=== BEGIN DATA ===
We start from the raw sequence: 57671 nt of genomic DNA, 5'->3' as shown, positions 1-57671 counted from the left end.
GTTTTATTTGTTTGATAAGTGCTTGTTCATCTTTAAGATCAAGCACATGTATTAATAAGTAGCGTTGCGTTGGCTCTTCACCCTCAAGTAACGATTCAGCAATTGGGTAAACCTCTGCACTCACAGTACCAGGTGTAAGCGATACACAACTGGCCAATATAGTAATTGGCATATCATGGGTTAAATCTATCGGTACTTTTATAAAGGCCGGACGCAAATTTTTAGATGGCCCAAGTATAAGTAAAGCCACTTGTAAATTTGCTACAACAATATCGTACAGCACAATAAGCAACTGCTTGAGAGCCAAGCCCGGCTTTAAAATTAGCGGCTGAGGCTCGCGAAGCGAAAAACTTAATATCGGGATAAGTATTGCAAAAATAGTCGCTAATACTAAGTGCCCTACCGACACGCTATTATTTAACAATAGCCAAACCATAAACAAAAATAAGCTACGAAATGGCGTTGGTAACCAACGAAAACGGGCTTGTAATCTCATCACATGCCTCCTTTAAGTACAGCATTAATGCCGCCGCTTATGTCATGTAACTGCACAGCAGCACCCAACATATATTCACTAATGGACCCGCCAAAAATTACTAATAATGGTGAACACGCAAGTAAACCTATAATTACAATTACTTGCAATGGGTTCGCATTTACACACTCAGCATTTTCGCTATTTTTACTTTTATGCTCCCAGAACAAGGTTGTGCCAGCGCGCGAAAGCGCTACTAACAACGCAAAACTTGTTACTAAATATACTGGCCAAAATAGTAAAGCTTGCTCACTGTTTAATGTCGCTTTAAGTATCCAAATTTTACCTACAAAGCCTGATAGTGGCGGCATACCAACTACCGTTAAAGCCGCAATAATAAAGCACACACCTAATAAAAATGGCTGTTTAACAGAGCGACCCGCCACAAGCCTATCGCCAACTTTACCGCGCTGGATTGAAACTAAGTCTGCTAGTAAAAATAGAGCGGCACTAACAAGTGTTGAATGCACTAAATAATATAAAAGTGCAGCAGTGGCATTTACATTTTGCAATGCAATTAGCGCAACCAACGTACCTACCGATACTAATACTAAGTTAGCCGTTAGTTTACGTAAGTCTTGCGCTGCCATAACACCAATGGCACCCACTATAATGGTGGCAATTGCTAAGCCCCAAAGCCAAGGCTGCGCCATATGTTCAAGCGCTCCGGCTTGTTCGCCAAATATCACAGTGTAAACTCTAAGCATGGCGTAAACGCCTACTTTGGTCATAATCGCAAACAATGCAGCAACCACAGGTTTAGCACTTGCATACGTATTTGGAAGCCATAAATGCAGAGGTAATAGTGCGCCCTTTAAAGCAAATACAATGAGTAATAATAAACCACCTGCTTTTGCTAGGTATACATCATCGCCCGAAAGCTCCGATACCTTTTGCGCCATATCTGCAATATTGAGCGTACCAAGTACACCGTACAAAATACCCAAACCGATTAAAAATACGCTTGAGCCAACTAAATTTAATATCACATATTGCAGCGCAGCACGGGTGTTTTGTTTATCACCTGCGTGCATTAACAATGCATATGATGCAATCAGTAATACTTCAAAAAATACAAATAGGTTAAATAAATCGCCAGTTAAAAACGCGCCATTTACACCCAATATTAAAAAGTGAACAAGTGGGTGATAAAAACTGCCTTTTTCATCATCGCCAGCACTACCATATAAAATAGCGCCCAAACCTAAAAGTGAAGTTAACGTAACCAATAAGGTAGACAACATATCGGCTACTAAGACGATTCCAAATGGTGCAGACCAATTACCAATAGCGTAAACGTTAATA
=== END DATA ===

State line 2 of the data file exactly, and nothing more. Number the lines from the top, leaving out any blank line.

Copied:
GTTTTATTTGTTTGATAAGTGCTTGTTCATCTTTAAGATCAAGCACATGTATTAATAAGTAGCGTTGCGTTGGCTCTTCACCCTCAAGTAACGATTCAGCAATTGGGTAAACCTCTGCACTCACAGTACCAGGTGTAAGCGATACACAACTGGCCAATATAGTAATTGGCATATCATGGGTTAAATCTATCGGTACTTTTATAAAGGCCGGACGCAAATTTTTAGATGGCCCAAGTATAAGTAAAGCCACTTGTAAATTTGCTACAACAATATCGTACAGCACAATAAGCAACTGCTTGAGAGCCAAGCCCGGCTTTAAAATTAGCGGCTGAGGCTCGCGAAGCGAAAAACTTAATATCGGGATAAGTATTGCAAAAATAGTCGCTAATACTAAGTGCCCTACCGACACGCTATTATTTAACAATAGCCAAACCATAAACAAAAATAAGCTACGAAATGGCGTTGGTAACCAACGAAAACGGGCTTGTAATCTCATCACATGCCTCCTTTAAGTACAGCATTAATGCCGCCGCTTATGTCATGTAACTGCACAGCAGCACCCAACATATATTCACTAATGGACCCGCCAAAAATTACTAATAATGGTGAACACGCAAGTAAACCTATAATTACAATTACTTGCAATGGGTTCGCATTTACACACTCAGCATTTTCGCTATTTTTACTTTTATGCTCCCAGAACAAGGTTGTGCCAGCGCGCGAAAGCGCTACTAACAACGCAAAACTTGTTACTAAATATACTGGCCAAAATAGTAAAGCTTGCTCACTGTTTAATGTCGCTTTAAGTATCCAAATTTTACCTACAAAGCCTGATAGTGGCGGCATACCAACTACCGTTAAAGCCGCAATAATAAAGCACACACCTAATAAAAATGGCTGTTTAACAGAGCGACCCGCCACAAGCCTATCGCCAACTTTACCGCGCTGGATTGAAACTAAGTCTGCTAGTAAAAATAGAGCGGCACTAACAAGTGTTGAATGCACTAAATAATATAAAAGTGCAGCAGTGGCATTTACATTTTGCAATGCAATTAGCGCAACCAACGTACCTACCGATACTAATACTAAGTTAGCCGTTAGTTTACGTAAGTCTTGCGCTGCCATAACACCAATGGCACCCACTATAATGGTGGCAATTGCTAAGCCCCAAAGCCAAGGCTGCGCCATATGTTCAAGCGCTCCGGCTTGTTCGCCAAATATCACAGTGTAAACTCTAAGCATGGCGTAAACGCCTACTTTGGTCATAATCGCAAACAATGCAGCAACCACAGGTTTAGCACTTGCATACGTATTTGGAAGCCATAAATGCAGAGGTAATAGTGCGCCCTTTAAAGCAAATACAATGAGTAATAATAAACCACCTGCTTTTGCTAGGTATACATCATCGCCCGAAAGCTCCGATACCTTTTGCGCCATATCTGCAATATTGAGCGTACCAAGTACACCGTACAAAATACCCAAACCGATTAAAAATACGCTTGAGCCAACTAAATTTAATATCACATATTGCAGCGCAGCACGGGTGTTTTGTTTATCACCTGCGTGCATTAACAATGCATATGATGCAATCAGTAATACTTCAAAAAATACAAATAGGTTAAATAAATCGCCAGTTAAAAACGCGCCATTTACACCCAATATTAAAAAGTGAACAAGTGGGTGATAAAAACTGCCTTTTTCATCATCGCCAGCACTACCATATAAAATAGCGCCCAAACCTAAAAGTGAAGTTAACGTAACCAATAAGGTAGACAACATATCGGCTACTAAGACGATTCCAAATGGTGCAGACCAATTACCAATAGCGTAAACGTTAATA